This is an eclectic tapestry of prose, poetry, and doggrel that I have composed over the years. Some is serious; a lot of it is merely word play; different styles of writing using word imagery. Anything that I had on my hard drive and couldn't find any other use for was fair game for this page, so don't get your hopes up.

I have recently placed some poetry by other authors up as well, for you, gentle reader, to purvey; the links on the top are things I've written, the links on the bottom are by authors with a little more renown.
Enjoy.

My Words
These are some of my words; they are personal, they do have meaning. Not wanting them to go unseen and unremembered, they are being shared, gentle reader, with you.

hazy light
cold
whistle
looking glass
Clouds
Simple

Strange Wanderings
Haiku
Doggrel
Poetry

Words of others

Rudyard Kipling
The Last of the Light Brigade

There were thirty million English who talked of England's might,
There were twenty broken troopers who lacked a bed for the night.
They had neither food nor money, they had neither service nor trade;
They were only shiftless soldiers, the last of the Light Brigade.

They felt that life was fleeting; they knew not that art was long,
That though they were dying of famine, they lived in deathless song.
They asked for a little money to keep the wolf from the door;
And the thirty million English sent twenty pounds and four!

They laid their heads together that were scarred and lined and grey;
Keen were the Russian sabres, but want was keener than they;
And an old Troop–Sergeant muttered, "Let us go to the man who writes
The things on Balaclava the kiddies at school recites."

They went without bands or colours, a regiment ten–file strong,
To look for the Master–singer who had crowned them all in his song;
And, waiting his servant's order, by the garden gate they stayed,
A desolate little cluster, the last of the Light Brigade.

They strove to stand to attention, to straighten the toil–bowed back;
They drilled on an empty stomach, the loose–knit files fell slack;
With stooping of weary shoulders, in garments tattered and frayed,
They shambled into his presence, the last of the Light Brigade.

The old Troop–Sergeant was spokesman, and "Beggin' your pardon," he said,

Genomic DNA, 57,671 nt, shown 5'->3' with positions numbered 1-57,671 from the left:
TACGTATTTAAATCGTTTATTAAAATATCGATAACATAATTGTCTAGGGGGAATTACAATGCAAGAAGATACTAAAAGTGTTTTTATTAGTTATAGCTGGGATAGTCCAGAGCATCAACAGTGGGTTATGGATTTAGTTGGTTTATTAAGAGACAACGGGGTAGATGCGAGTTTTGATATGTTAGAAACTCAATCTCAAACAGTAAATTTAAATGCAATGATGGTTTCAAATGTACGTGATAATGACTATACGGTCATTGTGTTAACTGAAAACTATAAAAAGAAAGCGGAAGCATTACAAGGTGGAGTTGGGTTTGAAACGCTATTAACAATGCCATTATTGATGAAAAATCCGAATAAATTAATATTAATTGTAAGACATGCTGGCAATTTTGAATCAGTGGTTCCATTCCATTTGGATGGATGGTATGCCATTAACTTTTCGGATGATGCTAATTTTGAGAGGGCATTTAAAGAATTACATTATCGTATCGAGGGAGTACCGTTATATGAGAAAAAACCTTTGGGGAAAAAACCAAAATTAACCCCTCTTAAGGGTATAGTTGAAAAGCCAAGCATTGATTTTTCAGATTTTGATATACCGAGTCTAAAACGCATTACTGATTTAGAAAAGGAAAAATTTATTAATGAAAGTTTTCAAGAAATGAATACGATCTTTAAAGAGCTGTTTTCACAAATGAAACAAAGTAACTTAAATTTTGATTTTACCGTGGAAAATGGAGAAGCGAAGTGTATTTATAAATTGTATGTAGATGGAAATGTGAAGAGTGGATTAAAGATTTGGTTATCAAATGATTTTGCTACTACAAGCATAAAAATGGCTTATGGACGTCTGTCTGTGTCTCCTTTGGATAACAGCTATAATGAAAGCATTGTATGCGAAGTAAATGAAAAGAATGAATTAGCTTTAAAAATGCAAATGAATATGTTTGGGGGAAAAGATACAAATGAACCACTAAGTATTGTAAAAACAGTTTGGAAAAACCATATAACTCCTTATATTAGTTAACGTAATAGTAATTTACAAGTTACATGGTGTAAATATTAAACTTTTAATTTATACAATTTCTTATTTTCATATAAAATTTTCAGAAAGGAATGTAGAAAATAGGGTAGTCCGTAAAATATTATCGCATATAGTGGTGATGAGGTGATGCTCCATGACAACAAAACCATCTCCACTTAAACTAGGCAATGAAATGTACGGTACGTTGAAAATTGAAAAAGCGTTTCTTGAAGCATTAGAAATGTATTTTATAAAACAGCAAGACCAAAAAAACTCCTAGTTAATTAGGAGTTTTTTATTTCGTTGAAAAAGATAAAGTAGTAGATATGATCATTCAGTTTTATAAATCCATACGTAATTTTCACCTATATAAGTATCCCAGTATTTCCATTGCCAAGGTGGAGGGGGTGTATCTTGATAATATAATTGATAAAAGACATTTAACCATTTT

"You wrote o' the Light Brigade, sir. Here's all that isn't dead.
An' it's all come true what you wrote, sir, regardin' the mouth of hell;
For we're all of us nigh to the workhouse, an, we thought we'd call an' tell.

"No, thank you, we don't want food, sir; but couldn't you take an' write
A sort of 'to be continued' and 'see next page' o' the fight?
We think that someone has blundered, an' couldn't you tell 'em how?
You wrote we were heroes once, sir. Please, write we are starving now."

The poor little army departed, limping and lean and forlorn.
And the heart of the Master–singer grew hot with "the scorn of scorn."
And he wrote for them wonderful verses that swept the land like flame,
Till the fatted souls of the English were scourged with the thing called Shame.

O thirty million English that babble of England's might,
Behold there are twenty heroes who lack their food to–night;
Our children's children are lisping to "honour the charge they made—"
And we leave to the streets and the workhouse the charge of the Light Brigade!

--Rudyard Kipling
E.E. Cummings - pity this busy monster manunkind

Thomas Hardy - Hap, I look into My Glass, and A Broken Appointment

Percy Bysshe Shelley - Ozymandias

T.S. Elliot - The Love Song of J. Alfred Prufrock

Rudyard Kipling - If
Rudyard Kipling - The Last of the Light Brigade
Rudyard Kipling - Mandalay
Rudyard Kipling - Recessional
Rudyard Kipling - Tommy

William Carlos Williams - THIS IS JUST TO SAY
Kenneth Koch - Variations on a Theme by Wiliam Carlos Williams

William Butler Yeats - Sailing to Byzantium
William Butler Yeats - On a Picture of a Black Centaur by Edmund Dulac
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